CHRIS: I wanted that as an art piece—a consistent narrative arc through time and this project. Standalone. Thematically linked through history that these conflicts get played out over longer time periods than humans live, and that through hard work and sacrifice, it gets incrementally better…we hope.


    NATE: As I remember, I drew the Book One back cover waaaaay back in late 2011, when March was a single volume. I could see it very clearly in my mind’s eye, and just did one quick watercolor sketch before turning in the finished piece. Once we decided to make it a trilogy the next summer, we started looking ahead in content to pull out physical arcs and arches that might apply to our concept. I knew that Book Two would end with the bombing of 16th Street Baptist in Birmingham and wanted the blown-out window to be on the back cover as an eternal echo of the book itself, but it wasn’t until I started gathering more reference, much closer to the book’s end, that I realized the arch already continued in the blown-out window’s design.


    Beat March H Nate Powell and Chris Ross on How They Designed MarchCHRIS: We also chose to crop the image on the back so that it displayed four missing panels—representing the four girls killed in the bombing. Then those missing panels become rays of sunshine.


    Beat March I Nate Powell and Chris Ross on How They Designed MarchCHRIS: We find these coincidental things in our “discovery” of a cover, and it’s like they’re always already there. It’s also why I like designing covers FAR in advance of their release: not just for marketing reasons, but so that the creators can live with it for a long time, to become intimate with the cover, to feel like that cover has always existed. In fact, the book cover for March: Book Two was finished a few days after we finished the cover for Book One. Right now, we’re narrowing down the cover for Book Three.


    NATE: On that note, I remembered the Birmingham window from my initial reading of Walking with the Wind, its Christ’s face blown out by the explosion—but I had to check in with Andrew and the Congressman halfway through drawing Book Two, in which the face of Christ is also blown out by a brick at First Baptist in Montgomery in 1961. It was eerie and disturbing to confirm both of these events, and from a writing perspective, the kind of thing you just can’t make up. So there it was. There they both were.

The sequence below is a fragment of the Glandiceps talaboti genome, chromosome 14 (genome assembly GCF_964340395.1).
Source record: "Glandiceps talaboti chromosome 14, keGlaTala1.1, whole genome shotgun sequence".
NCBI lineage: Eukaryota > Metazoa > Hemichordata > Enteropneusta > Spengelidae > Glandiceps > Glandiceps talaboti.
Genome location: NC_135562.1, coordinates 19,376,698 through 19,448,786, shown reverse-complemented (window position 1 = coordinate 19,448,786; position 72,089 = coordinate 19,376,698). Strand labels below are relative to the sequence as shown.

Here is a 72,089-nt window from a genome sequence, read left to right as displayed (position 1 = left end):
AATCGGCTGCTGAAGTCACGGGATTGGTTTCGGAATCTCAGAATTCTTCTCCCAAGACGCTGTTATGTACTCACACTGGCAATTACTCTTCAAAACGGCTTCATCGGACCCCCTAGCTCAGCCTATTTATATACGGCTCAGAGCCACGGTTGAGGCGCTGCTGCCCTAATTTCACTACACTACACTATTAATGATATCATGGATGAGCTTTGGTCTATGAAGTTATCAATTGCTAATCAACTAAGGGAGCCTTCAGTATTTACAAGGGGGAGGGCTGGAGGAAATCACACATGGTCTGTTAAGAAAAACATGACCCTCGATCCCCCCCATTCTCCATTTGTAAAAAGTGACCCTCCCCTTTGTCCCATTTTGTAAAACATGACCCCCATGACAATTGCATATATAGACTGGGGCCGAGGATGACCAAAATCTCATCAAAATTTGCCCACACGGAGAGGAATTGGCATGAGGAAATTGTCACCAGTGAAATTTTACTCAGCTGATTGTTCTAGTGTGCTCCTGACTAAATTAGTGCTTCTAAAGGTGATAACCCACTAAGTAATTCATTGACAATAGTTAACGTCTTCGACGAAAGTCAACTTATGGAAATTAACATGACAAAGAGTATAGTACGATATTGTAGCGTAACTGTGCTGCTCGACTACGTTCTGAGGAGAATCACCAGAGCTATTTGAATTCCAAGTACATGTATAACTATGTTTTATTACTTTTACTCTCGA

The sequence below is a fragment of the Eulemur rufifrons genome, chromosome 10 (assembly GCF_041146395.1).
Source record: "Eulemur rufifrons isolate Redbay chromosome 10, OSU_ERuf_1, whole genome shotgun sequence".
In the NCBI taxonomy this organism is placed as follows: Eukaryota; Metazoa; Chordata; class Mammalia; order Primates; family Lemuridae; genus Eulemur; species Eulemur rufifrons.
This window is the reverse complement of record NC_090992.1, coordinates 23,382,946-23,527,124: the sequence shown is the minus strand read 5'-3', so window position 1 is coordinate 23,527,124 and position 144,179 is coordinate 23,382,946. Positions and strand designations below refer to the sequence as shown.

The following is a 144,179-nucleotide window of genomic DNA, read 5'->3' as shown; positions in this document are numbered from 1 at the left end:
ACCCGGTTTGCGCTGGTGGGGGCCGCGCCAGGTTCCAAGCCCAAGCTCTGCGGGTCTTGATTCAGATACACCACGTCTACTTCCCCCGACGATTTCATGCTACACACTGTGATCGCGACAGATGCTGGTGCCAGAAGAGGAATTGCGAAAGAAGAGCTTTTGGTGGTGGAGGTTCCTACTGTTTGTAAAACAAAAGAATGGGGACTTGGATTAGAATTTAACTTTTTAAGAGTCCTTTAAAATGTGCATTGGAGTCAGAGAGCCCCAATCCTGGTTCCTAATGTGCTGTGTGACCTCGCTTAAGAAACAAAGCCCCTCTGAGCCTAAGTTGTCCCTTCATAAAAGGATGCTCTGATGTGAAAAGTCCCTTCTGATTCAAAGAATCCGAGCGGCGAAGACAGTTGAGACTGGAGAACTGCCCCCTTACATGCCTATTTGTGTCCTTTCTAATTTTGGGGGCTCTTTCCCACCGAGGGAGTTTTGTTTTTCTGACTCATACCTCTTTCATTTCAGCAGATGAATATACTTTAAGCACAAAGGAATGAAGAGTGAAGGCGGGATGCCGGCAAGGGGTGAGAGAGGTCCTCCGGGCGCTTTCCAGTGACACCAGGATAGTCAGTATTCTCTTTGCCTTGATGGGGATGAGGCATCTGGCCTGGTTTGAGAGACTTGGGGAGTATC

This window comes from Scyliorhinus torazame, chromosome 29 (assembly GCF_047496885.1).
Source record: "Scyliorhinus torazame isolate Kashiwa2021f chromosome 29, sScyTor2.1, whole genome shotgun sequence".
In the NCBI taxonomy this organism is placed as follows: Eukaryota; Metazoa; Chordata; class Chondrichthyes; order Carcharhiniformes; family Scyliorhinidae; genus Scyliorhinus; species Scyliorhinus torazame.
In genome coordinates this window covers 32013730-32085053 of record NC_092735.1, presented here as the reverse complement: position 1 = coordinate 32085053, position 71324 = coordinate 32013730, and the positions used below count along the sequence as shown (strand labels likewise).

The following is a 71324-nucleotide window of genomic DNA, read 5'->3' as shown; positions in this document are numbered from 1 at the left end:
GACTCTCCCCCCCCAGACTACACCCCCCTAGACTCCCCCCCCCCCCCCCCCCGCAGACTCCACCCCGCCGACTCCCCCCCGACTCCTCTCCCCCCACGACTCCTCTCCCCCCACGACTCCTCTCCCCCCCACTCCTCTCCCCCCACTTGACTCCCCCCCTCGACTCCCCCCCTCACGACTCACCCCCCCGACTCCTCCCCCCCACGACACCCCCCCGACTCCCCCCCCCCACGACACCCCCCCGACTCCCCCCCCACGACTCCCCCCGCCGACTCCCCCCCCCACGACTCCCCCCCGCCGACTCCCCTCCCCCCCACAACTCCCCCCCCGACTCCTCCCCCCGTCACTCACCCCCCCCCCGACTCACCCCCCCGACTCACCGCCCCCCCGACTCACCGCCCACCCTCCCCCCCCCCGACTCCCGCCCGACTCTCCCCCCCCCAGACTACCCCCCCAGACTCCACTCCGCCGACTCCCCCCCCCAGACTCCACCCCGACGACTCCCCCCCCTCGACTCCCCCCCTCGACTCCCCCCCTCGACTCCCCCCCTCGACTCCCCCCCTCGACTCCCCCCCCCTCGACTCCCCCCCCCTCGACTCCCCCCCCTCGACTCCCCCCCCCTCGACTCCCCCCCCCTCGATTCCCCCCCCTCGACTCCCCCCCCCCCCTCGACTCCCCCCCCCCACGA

CHRIS: I didn’t know that—and that both these representations become something a bit more profound, a bit more representative of the movement. Kindness in the face (literally) of violent oppression.


    NATE: We have elements in place to continue the overarching composition for Book Three—that’s being worked on right now (it’s sitting next to me at the desk!), but nothing to show yet. Back to the drawing table… gotta get these color sketches for the next cover done pronto!


    CHRIS: That’s really the fun, terrifying, crazy, beautiful part: finding the engine of meaning and narrative in this story and doing some very Deep Thinking about what this engine looks like, how the elements that aesthetically speak to you play with Rep. Lewis’, Andrew’s, and Nate’s story. And represent them in meaningful ways. And hope that they always appear to have always existed.


    March: Book One and March: Book Two are in stores now from Top Shelf Productions, an imprint of IDW Publishing.

    3 Comments on Nate Powell and Chris Ross on How They Designed ‘March’, last added: 1/26/2015
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    50. Cyclops, Jean Grey, and Storm cast in X-Men: Apocalypse

    cyclops jean Cyclops, Jean Grey, and Storm cast in X Men: Apocalypse

    We reported on this topic just a few weeks back, but now according to Variety, Bryan Singer has settled on his three younger versions of Cyclops, Jean Grey and Storm for the 1980’s set X-Men: Apocalypse.

    tye sheridan 119x150 Cyclops, Jean Grey, and Storm cast in X Men: Apocalypse

    Playing Cyclops will be Tye Sheridan, who blew my socks off in Mud and the recent David Gordon Green film Joe.

    sophie turner 103x150 Cyclops, Jean Grey, and Storm cast in X Men: Apocalypse

    Taking on the role of Jean Grey is Sophie Turner, who you’ll probably know as Sansa Stark from Game of Thrones.

     Cyclops, Jean Grey, and Storm cast in X Men: Apocalypse

    And finally, Alexandra Shipp will be the new Storm. She’s the name that’s probably the least familiar to audiences, but she recently played the late singer Aaliyah in a Lifetime biopic.

    They’ll be joining a cast that includes Michael Fassbender, James McAvoy, Jennifer Lawrence, Nicholas Hoult, and Oscar Isaac. There’s still no word on whether or not Hugh Jackman will return as Wolverine for this film, though the next James Mangold-directed Wolverine sequel is still set for 2017. If he does return, I’ll be curious to see how they handle the Wolverine-Jean relationship, given the big age gap presented now.

    All the same, this is an exciting development. X-Men: Apocalypse hits theaters on May 27, 2016.


    8 Comments on Cyclops, Jean Grey, and Storm cast in X-Men: Apocalypse, last added: 1/25/2015